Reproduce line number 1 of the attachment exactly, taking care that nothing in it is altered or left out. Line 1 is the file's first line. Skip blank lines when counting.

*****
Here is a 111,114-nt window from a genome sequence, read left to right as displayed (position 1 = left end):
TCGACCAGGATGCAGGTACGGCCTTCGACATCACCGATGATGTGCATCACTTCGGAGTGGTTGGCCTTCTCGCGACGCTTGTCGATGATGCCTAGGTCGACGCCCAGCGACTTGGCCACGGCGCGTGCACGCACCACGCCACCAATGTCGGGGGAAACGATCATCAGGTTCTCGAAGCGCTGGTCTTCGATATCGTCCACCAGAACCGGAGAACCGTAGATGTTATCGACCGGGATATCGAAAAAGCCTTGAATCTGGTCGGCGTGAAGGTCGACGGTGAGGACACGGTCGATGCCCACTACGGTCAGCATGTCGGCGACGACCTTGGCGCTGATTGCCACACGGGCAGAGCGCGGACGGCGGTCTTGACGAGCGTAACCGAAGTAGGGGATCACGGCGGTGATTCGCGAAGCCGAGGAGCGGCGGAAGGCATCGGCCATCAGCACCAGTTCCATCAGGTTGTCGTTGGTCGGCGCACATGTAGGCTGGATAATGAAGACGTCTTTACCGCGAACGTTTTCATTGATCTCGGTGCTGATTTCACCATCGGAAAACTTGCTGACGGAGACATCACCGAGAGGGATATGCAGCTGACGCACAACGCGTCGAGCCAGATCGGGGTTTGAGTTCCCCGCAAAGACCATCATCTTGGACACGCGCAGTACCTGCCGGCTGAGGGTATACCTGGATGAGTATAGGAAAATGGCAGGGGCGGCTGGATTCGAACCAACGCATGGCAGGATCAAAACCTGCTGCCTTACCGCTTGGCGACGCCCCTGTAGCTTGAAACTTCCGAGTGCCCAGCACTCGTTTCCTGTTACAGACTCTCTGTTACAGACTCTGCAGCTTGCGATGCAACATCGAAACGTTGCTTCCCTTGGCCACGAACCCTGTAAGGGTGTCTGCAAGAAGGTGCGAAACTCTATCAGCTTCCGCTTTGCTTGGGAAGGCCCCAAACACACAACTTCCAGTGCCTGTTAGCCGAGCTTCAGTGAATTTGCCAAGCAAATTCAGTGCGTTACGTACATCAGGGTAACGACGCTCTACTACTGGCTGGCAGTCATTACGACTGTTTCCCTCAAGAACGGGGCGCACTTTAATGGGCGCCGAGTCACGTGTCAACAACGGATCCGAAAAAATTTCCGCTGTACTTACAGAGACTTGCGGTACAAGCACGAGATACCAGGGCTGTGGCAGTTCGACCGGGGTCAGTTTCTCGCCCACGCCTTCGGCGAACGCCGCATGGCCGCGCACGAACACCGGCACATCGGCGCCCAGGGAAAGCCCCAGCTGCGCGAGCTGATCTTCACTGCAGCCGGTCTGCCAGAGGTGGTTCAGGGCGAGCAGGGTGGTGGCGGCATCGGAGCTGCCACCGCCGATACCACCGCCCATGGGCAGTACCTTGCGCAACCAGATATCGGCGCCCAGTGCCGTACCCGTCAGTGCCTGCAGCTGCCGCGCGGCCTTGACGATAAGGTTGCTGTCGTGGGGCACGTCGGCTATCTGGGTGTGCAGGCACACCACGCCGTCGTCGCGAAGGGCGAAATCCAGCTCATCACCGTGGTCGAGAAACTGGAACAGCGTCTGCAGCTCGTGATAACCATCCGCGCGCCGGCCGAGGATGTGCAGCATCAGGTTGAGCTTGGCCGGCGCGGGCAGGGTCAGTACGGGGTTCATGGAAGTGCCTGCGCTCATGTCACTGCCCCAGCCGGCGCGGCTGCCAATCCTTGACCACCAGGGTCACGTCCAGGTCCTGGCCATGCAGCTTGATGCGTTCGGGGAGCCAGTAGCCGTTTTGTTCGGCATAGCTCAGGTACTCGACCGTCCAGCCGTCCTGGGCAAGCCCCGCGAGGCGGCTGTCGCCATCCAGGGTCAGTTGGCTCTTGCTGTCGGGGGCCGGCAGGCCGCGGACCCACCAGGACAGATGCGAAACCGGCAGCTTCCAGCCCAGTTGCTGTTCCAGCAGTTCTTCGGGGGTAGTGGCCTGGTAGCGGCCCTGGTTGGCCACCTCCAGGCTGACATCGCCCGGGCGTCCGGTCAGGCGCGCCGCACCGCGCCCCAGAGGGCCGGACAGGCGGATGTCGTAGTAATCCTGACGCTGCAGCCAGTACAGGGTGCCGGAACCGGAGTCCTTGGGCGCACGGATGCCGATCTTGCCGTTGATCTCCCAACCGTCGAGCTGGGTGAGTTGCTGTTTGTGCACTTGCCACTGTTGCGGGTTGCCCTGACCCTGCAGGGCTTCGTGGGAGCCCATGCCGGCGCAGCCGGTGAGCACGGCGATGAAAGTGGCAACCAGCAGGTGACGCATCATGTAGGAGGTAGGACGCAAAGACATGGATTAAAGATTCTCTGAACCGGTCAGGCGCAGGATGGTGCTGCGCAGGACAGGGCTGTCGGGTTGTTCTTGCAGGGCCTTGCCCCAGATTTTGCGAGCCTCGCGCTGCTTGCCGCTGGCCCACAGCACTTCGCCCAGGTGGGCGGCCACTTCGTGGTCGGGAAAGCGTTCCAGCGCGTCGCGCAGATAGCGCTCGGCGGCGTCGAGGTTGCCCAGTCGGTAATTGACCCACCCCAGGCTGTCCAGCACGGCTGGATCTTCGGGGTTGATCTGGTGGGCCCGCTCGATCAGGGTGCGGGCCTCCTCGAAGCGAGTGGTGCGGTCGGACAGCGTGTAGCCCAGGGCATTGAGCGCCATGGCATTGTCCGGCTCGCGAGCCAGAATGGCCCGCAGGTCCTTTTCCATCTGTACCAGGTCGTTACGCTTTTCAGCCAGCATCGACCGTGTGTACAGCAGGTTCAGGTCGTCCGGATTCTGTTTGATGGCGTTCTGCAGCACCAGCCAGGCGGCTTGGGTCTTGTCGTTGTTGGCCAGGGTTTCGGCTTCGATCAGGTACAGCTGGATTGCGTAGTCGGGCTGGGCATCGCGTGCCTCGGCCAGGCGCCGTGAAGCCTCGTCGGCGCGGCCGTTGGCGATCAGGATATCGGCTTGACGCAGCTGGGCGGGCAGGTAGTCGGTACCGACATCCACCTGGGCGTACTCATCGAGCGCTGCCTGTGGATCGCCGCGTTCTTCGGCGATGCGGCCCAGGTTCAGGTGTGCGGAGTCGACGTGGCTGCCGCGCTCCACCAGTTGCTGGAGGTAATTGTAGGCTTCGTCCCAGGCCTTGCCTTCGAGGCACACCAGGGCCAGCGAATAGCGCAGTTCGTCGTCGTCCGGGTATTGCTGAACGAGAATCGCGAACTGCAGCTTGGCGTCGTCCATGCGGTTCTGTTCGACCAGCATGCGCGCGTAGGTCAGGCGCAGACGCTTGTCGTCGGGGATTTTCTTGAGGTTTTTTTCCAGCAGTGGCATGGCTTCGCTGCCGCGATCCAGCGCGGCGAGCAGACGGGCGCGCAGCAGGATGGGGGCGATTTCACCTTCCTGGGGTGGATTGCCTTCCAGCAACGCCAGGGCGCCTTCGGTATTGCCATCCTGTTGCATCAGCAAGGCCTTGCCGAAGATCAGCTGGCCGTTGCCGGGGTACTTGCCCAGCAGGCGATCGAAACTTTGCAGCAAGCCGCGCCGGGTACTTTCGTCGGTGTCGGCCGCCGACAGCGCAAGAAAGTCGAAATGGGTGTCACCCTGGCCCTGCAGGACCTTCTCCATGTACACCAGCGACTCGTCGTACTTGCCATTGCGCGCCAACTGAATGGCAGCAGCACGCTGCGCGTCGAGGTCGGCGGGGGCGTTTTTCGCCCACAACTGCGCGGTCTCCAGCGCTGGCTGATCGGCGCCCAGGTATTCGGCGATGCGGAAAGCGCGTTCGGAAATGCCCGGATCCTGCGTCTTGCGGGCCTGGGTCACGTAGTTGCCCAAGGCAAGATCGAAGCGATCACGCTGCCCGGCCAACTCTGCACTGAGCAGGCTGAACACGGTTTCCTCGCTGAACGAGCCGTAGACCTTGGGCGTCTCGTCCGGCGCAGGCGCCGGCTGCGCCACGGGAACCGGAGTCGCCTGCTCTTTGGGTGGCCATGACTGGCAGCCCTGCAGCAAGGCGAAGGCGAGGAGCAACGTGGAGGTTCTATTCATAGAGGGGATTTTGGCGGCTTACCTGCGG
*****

Here is a 111,114-nt window from a genome sequence, read left to right as displayed (position 1 = left end):